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Garber v. Berryhill

United States District Court, S.D. Indiana, Indianapolis Division

November 29, 2017

Garnet L. Garber Plaintiff,
v.
Nancy A. Berryhill, Acting Commissioner of the Social Security Administration, Defendant.

          ENTRY ON THE MAGISTRATE JUDGE’S REPORT AND RECOMMENDATION

          Hon. Jane Magnus-Stinson, Chief Judge

         Garnet L. Garber previously applied for a period of disability and disability insurance benefits on March 13, 2011. [Filing No. 13-3 at 3.] Ms. Garber was initially denied benefits, and after a hearing before Administrative Law Judge Roxanne Fuller (“ALJ Fuller”), Ms. Garber was determined not to be disabled on August 23, 2012. [Filing No. 13-3 at 3.] Ms. Garber did not request the Appeals Council to review ALJ Fuller’s decision. [Filing No. 13-3 at 3.]

         On July 31, 2013, Ms. Garber applied for a period of disability and disability insurance benefits for the second time, alleging an onset date of March 15, 2010. [Filing No. 13-2 at 21.] Ms. Garber’s July 31, 2013 application was denied initially and upon reconsideration. [Filing No. 13-2 at 21.] Ms. Garber requested a hearing, which was presided over by Administrative Law Judge John Murdock (“the ALJ”). [Filing No. 13-2 at 21.] The ALJ issued a decision concluding that Ms. Garber was not disabled as defined by the Social Security Act. [Filing No. 13-2 at 21-30.] Ms. Garber requested that the Appeals Council review the ALJ’s decision. [Filing No. 13-2 at 2.] On November 7, 2016, the Appeals Council denied Ms. Garber’s request, [Filing No. 13-2 at 2], rendering that decision the final decision of the Commissioner of the Social Security Administration (“the Commissioner”). 20 C.F.R. § 404.981. Ms. Garber then filed this action under 42 U.S.C. § 405(g), requesting that this Court review the Commissioner’s decision.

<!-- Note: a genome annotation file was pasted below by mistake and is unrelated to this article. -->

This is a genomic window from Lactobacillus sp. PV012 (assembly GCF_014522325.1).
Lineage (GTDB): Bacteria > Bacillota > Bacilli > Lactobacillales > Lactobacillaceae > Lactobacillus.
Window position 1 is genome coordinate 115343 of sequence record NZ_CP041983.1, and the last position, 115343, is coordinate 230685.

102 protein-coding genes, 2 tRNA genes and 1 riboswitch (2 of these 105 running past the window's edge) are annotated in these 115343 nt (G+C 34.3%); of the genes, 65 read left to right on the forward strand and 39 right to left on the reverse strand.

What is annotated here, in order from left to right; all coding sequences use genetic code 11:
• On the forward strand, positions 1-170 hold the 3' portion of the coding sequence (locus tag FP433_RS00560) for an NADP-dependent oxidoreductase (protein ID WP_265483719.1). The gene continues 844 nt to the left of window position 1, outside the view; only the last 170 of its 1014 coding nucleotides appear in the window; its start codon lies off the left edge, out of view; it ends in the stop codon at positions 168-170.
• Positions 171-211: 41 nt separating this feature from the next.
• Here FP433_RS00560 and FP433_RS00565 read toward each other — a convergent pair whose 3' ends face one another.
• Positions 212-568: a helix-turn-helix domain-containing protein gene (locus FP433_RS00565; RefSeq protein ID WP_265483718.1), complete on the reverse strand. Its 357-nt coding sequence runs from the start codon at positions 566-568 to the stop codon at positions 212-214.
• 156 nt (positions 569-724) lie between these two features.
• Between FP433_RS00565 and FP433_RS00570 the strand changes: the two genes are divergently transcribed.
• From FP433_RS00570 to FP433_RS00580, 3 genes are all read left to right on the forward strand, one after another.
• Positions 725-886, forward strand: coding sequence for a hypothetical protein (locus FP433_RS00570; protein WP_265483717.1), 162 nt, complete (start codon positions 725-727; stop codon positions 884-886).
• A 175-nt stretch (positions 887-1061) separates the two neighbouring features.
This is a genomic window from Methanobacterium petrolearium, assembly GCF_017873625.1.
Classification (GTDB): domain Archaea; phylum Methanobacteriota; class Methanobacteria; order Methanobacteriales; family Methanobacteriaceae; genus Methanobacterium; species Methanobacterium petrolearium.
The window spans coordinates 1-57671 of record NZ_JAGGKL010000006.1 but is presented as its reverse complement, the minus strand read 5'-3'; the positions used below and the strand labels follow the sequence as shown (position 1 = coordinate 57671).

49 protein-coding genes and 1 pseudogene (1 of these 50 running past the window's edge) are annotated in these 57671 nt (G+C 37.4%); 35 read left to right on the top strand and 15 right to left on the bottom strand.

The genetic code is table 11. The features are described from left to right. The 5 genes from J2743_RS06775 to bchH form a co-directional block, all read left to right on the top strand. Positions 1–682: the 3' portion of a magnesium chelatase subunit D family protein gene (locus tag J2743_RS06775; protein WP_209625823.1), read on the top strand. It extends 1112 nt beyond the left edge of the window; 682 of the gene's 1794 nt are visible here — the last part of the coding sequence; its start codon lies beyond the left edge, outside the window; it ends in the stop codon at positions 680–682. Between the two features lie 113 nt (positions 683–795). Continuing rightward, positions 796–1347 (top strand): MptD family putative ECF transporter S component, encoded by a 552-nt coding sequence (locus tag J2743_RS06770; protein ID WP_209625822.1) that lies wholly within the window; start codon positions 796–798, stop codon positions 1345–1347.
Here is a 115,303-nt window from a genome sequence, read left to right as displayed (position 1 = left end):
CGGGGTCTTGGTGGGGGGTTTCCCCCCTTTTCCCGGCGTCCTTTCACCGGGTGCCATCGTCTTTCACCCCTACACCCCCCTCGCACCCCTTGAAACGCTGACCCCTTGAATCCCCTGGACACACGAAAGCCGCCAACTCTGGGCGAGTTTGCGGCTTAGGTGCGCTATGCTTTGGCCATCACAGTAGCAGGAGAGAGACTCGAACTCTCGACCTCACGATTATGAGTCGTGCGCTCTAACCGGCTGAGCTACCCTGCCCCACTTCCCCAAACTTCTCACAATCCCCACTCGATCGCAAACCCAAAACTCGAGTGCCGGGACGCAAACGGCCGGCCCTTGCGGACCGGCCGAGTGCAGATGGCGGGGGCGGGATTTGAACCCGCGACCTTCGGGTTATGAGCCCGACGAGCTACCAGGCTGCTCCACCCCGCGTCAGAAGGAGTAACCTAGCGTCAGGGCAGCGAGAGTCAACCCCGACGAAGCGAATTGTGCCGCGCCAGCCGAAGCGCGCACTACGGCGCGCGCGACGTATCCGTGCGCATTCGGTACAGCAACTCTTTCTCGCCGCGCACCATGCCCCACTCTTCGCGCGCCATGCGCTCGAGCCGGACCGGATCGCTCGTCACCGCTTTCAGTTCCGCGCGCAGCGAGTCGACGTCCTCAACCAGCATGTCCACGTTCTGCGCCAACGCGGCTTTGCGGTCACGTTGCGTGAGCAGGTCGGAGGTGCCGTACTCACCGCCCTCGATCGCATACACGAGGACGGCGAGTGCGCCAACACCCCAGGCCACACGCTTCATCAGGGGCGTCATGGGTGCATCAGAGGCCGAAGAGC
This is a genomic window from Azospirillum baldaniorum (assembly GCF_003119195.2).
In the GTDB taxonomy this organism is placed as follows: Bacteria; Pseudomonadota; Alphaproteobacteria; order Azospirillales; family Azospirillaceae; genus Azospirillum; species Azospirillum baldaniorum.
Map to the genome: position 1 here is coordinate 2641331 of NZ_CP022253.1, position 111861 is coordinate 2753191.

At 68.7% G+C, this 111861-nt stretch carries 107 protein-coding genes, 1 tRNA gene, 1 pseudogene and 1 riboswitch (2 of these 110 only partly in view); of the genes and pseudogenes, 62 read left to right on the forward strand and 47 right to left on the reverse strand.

This Court referred the matter to Magistrate Judge Mark J. Dinsmore (“the Magistrate Judge”), who issued a Report and Recommendation. [Filing No. 24.] In the Report and Recommendation, the Magistrate Judge found the ALJ’s decision to be supported by substantial evidence and recommended the ALJ’s decision be affirmed. [Filing No. 24 at 12.] Ms. Garber timely filed her Objection to the Report and Recommendation, which is presently pending before the Court. [Filing No. 25.] The Commissioner did not respond to the Objection.

         I.

         Standard of Review

         When the Court refers a dispositive matter to the Magistrate Judge-as it did here-a party may object to the Magistrate Judge’s report and recommendation and “[t]he district judge must determine de novo any part of the magistrate judge’s disposition that has been properly objected to. The district judge may accept, reject, or modify the recommended disposition; receive further evidence; or return the matter to the magistrate judge with instructions.” Fed. R Civ. P. 72(b)(3).